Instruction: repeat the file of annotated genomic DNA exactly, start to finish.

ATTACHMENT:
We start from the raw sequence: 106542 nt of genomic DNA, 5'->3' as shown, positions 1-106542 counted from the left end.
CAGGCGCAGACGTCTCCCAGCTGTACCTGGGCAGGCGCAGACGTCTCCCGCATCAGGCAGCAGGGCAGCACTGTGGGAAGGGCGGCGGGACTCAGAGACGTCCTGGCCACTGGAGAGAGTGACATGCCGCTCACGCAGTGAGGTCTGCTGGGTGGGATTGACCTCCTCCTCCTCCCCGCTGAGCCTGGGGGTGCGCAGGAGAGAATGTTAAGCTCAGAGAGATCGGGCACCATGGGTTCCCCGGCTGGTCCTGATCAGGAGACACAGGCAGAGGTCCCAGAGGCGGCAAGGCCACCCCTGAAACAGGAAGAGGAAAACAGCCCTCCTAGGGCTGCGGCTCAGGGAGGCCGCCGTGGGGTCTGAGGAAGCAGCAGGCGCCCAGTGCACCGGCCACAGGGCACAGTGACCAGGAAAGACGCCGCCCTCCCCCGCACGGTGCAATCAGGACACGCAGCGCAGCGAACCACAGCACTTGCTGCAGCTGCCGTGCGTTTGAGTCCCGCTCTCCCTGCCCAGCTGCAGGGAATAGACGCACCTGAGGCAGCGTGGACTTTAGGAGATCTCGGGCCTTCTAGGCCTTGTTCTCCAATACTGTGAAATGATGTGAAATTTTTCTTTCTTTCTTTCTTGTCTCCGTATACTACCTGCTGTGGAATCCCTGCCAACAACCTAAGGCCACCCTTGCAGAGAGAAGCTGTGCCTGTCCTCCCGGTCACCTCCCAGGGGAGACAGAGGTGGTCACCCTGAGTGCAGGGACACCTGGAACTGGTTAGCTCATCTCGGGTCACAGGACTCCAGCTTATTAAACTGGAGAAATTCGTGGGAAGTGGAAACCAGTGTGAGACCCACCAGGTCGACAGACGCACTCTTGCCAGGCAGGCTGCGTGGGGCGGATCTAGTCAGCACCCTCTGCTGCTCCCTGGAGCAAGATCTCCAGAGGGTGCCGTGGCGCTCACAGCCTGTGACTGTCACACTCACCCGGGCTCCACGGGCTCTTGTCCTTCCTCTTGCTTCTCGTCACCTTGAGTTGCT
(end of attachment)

We start from the raw sequence: 106542 nt of genomic DNA, 5'->3' as shown, positions 1-106542 counted from the left end.
CAGGCGCAGACGTCTCCCAGCTGTACCTGGGCAGGCGCAGACGTCTCCCGCATCAGGCAGCAGGGCAGCACTGTGGGAAGGGCGGCGGGACTCAGAGACGTCCTGGCCACTGGAGAGAGTGACATGCCGCTCACGCAGTGAGGTCTGCTGGGTGGGATTGACCTCCTCCTCCTCCCCGCTGAGCCTGGGGGTGCGCAGGAGAGAATGTTAAGCTCAGAGAGATCGGGCACCATGGGTTCCCCGGCTGGTCCTGATCAGGAGACACAGGCAGAGGTCCCAGAGGCGGCAAGGCCACCCCTGAAACAGGAAGAGGAAAACAGCCCTCCTAGGGCTGCGGCTCAGGGAGGCCGCCGTGGGGTCTGAGGAAGCAGCAGGCGCCCAGTGCACCGGCCACAGGGCACAGTGACCAGGAAAGACGCCGCCCTCCCCCGCACGGTGCAATCAGGACACGCAGCGCAGCGAACCACAGCACTTGCTGCAGCTGCCGTGCGTTTGAGTCCCGCTCTCCCTGCCCAGCTGCAGGGAATAGACGCACCTGAGGCAGCGTGGACTTTAGGAGATCTCGGGCCTTCTAGGCCTTGTTCTCCAATACTGTGAAATGATGTGAAATTTTTCTTTCTTTCTTTCTTGTCTCCGTATACTACCTGCTGTGGAATCCCTGCCAACAACCTAAGGCCACCCTTGCAGAGAGAAGCTGTGCCTGTCCTCCCGGTCACCTCCCAGGGGAGACAGAGGTGGTCACCCTGAGTGCAGGGACACCTGGAACTGGTTAGCTCATCTCGGGTCACAGGACTCCAGCTTATTAAACTGGAGAAATTCGTGGGAAGTGGAAACCAGTGTGAGACCCACCAGGTCGACAGACGCACTCTTGCCAGGCAGGCTGCGTGGGGCGGATCTAGTCAGCACCCTCTGCTGCTCCCTGGAGCAAGATCTCCAGAGGGTGCCGTGGCGCTCACAGCCTGTGACTGTCACACTCACCCGGGCTCCACGGGCTCTTGTCCTTCCTCTTGCTTCTCGTCACCTTGAGTTGCT